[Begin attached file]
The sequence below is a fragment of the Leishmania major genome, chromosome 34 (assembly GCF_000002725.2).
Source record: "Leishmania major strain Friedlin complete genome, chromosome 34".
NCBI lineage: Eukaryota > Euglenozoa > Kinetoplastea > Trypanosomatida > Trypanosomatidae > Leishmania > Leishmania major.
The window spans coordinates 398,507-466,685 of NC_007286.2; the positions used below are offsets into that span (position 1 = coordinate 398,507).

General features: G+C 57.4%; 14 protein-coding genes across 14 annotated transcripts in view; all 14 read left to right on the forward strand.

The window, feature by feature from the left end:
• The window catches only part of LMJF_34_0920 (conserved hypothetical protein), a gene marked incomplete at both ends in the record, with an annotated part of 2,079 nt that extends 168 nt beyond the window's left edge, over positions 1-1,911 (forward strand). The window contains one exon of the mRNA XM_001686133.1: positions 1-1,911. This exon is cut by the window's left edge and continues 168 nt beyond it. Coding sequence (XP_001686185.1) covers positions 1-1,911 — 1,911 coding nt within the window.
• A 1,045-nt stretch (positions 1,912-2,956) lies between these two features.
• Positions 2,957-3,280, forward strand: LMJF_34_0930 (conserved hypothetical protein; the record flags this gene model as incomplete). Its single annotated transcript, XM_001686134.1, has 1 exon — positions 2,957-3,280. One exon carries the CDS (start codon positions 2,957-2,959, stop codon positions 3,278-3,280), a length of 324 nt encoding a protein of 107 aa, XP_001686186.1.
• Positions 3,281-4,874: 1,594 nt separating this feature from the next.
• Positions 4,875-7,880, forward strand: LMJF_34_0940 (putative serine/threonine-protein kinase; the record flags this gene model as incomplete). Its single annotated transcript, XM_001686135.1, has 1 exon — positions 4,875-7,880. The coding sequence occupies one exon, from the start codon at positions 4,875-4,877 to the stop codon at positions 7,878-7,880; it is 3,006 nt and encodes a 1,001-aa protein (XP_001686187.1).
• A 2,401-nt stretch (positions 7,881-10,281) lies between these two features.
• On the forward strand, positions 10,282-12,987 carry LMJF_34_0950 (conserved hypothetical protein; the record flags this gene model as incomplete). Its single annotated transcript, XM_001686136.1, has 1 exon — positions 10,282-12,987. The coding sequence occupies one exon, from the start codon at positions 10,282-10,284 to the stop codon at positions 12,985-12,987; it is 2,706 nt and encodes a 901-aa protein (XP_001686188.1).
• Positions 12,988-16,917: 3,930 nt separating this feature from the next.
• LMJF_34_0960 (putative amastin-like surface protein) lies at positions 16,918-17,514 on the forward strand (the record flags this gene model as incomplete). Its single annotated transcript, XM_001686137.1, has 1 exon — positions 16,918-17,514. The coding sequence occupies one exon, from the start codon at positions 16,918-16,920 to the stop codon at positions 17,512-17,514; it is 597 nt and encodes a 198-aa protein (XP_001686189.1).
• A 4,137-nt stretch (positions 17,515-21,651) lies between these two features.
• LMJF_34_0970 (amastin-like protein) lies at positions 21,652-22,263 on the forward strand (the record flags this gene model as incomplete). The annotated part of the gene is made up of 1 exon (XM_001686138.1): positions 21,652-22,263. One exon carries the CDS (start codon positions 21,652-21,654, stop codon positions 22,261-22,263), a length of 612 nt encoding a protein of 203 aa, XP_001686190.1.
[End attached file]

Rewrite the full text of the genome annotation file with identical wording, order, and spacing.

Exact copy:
The sequence below is a fragment of the Leishmania major genome, chromosome 34 (assembly GCF_000002725.2).
Source record: "Leishmania major strain Friedlin complete genome, chromosome 34".
NCBI lineage: Eukaryota > Euglenozoa > Kinetoplastea > Trypanosomatida > Trypanosomatidae > Leishmania > Leishmania major.
The window spans coordinates 398,507-466,685 of NC_007286.2; the positions used below are offsets into that span (position 1 = coordinate 398,507).

General features: G+C 57.4%; 14 protein-coding genes across 14 annotated transcripts in view; all 14 read left to right on the forward strand.

The window, feature by feature from the left end:
• The window catches only part of LMJF_34_0920 (conserved hypothetical protein), a gene marked incomplete at both ends in the record, with an annotated part of 2,079 nt that extends 168 nt beyond the window's left edge, over positions 1-1,911 (forward strand). The window contains one exon of the mRNA XM_001686133.1: positions 1-1,911. This exon is cut by the window's left edge and continues 168 nt beyond it. Coding sequence (XP_001686185.1) covers positions 1-1,911 — 1,911 coding nt within the window.
• A 1,045-nt stretch (positions 1,912-2,956) lies between these two features.
• Positions 2,957-3,280, forward strand: LMJF_34_0930 (conserved hypothetical protein; the record flags this gene model as incomplete). Its single annotated transcript, XM_001686134.1, has 1 exon — positions 2,957-3,280. One exon carries the CDS (start codon positions 2,957-2,959, stop codon positions 3,278-3,280), a length of 324 nt encoding a protein of 107 aa, XP_001686186.1.
• Positions 3,281-4,874: 1,594 nt separating this feature from the next.
• Positions 4,875-7,880, forward strand: LMJF_34_0940 (putative serine/threonine-protein kinase; the record flags this gene model as incomplete). Its single annotated transcript, XM_001686135.1, has 1 exon — positions 4,875-7,880. The coding sequence occupies one exon, from the start codon at positions 4,875-4,877 to the stop codon at positions 7,878-7,880; it is 3,006 nt and encodes a 1,001-aa protein (XP_001686187.1).
• A 2,401-nt stretch (positions 7,881-10,281) lies between these two features.
• On the forward strand, positions 10,282-12,987 carry LMJF_34_0950 (conserved hypothetical protein; the record flags this gene model as incomplete). Its single annotated transcript, XM_001686136.1, has 1 exon — positions 10,282-12,987. The coding sequence occupies one exon, from the start codon at positions 10,282-10,284 to the stop codon at positions 12,985-12,987; it is 2,706 nt and encodes a 901-aa protein (XP_001686188.1).
• Positions 12,988-16,917: 3,930 nt separating this feature from the next.
• LMJF_34_0960 (putative amastin-like surface protein) lies at positions 16,918-17,514 on the forward strand (the record flags this gene model as incomplete). Its single annotated transcript, XM_001686137.1, has 1 exon — positions 16,918-17,514. The coding sequence occupies one exon, from the start codon at positions 16,918-16,920 to the stop codon at positions 17,512-17,514; it is 597 nt and encodes a 198-aa protein (XP_001686189.1).
• A 4,137-nt stretch (positions 17,515-21,651) lies between these two features.
• LMJF_34_0970 (amastin-like protein) lies at positions 21,652-22,263 on the forward strand (the record flags this gene model as incomplete). The annotated part of the gene is made up of 1 exon (XM_001686138.1): positions 21,652-22,263. One exon carries the CDS (start codon positions 21,652-21,654, stop codon positions 22,261-22,263), a length of 612 nt encoding a protein of 203 aa, XP_001686190.1.